Much as I value my readers and want to please them, today a warning is in order. You won’t like this.
As the broadcasters would say, the following article contains ideas some viewers may find disturbing.
One of the main things that distinguishes humans from other animals is self-awareness. We have a unique degree of consciousness about what we do and think, and a unique ability to reflect on it.
In fact, it’s not an optional extra; it’s part of our make-up. We shouldn’t wallow in introspection – but we shouldn’t resist it either. The unexamined life isn’t worth living, as Socrates (the Greek one rather than the Brazilian) said.
Yet when we become football fans, we enter a tacit agreement that we will resist it. Passion and partisanship become everything, reason and reflection are set aside.
I don’t set out to offend (except occasionally Chelsea and Watford fans). But let me make myself unpopular by bringing a dispassionate and non-partisan eye to some of the issues around our game and questioning some the things we frequently hear from City fans. In my view:
1. There is no prejudice against us on Match of the Day. When Norwich have brought a fresh and positive presence to the Premier League – as under Paul Lambert and in the early part of this season – MotD has given us prominence and credit. Praising us isn’t automatically patronising.
But we can’t have it both ways. In the last relegation season, our fans would lambast the team as negative and not worth watching, then complain bitterly when MotD put us on late and said (in a much milder form) something along the same lines.
2. Officials do not have it in for us. Yes, we’ve been on the rough end of some decisions, notably from Mr Hooper on opening day, but there is no systematic conspiracy against Norwich (or anyone else).
The fact is that fans of every club feel officials are against them, and they can cite a plethora of evidence for it. That’s because officials get things wrong – and will continue to get important things wrong as long as we withhold technological help from them – but we only remember the ones that went against us.
Believe it or not, officials try hard to be fair and consistent. We’re the ones who aren’t remotely fair or consistent. We’ll scream for a penalty to be given in our favour when, in exactly the same incident at the other end, we’d scream for it not to be given.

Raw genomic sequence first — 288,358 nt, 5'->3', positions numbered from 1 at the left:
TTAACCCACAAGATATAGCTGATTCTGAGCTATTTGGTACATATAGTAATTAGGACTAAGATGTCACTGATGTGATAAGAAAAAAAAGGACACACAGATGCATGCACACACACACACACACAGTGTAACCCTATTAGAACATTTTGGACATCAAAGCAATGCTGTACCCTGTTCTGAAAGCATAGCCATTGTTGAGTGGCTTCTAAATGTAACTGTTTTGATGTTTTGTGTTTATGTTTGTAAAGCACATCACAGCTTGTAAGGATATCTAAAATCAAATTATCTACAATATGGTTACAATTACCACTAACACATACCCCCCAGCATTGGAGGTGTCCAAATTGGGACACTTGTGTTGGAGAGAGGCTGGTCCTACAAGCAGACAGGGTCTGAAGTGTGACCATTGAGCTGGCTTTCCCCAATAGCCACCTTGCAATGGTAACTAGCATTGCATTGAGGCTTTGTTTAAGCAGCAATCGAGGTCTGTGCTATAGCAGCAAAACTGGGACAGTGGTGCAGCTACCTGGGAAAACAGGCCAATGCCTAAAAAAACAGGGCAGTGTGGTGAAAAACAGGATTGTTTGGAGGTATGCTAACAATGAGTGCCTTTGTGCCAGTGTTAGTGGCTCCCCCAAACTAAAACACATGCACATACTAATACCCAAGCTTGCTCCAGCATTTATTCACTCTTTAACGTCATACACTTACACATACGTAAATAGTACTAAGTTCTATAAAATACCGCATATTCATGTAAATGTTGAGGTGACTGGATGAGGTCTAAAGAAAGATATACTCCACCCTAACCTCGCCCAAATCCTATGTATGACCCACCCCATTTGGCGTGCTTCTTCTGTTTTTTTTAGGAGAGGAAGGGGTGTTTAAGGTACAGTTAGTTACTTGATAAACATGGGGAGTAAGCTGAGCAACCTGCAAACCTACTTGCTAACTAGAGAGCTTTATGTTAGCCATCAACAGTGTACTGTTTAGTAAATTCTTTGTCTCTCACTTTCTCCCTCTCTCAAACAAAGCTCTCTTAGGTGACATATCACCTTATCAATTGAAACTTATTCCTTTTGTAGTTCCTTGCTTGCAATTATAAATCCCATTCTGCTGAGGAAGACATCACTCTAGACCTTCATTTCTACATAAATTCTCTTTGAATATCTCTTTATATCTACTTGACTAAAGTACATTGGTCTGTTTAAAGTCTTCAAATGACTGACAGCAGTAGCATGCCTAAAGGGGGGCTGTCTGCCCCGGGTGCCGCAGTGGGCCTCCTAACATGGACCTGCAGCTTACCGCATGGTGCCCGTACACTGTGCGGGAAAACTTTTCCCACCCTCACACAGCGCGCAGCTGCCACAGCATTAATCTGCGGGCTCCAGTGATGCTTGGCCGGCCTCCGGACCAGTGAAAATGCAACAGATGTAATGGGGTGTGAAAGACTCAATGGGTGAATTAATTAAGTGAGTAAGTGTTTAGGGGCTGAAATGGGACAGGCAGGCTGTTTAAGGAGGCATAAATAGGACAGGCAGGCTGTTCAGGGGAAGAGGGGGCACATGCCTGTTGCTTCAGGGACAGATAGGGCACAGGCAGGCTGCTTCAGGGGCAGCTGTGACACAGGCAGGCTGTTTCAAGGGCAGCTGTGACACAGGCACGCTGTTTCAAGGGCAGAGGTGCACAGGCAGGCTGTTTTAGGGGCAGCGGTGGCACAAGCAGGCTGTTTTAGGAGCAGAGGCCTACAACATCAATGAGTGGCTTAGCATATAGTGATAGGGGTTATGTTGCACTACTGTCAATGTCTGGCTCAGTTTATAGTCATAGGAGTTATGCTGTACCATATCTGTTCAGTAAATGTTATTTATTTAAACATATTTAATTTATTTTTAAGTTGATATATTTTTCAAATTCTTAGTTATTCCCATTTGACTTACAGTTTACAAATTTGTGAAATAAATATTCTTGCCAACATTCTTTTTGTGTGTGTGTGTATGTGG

3. The England manager is not prejudiced against our players. Again, we’re betrayed by what we say to each other. It’s a common view among City fans that John Ruddy has now been short of his best form for 2-3 years. Yet we still rail when an England squad is announced without him. Quite simply – and I suspect John is honest enough to admit it – he’s not presently one of the three best English keepers.
Similarly, we know that Nathan Redmond is an unpolished diamond. Under Alex Neil he’s made exciting progress, but it should be understandable to us when a more experienced winger is picked for the main squad.
One rider on this point: I felt desperately sorry for John when he missed out on going to the last World Cup. A marginal decision that went cruelly against him, but I’m not convinced it was much to do with him playing at Norwich.
I could go on, and I’ll defend the points I’ve just made. But looking back to the beginning, I may have missed something important.
Do we feel less human when we’re involved in a football match? Of course not. Perhaps someone better versed in psychology can help us here, but it seems clear that we enjoy throwing off the shackles of rationality and the cool reflection encouraged by Socrates.
This ‘being human’ lark seems to be a bit complicated.
And another question. I like to think of myself as sensible and rational (except on the golf course), but do I practice what I preach? When we have a marginal penalty appeal, will I cast a calm and scornful glance over the agitation of my fellow fans and murmur ‘I don’t think so’?
Not a bit of it. I’ll be screaming with the best.
After all, I‘m only human.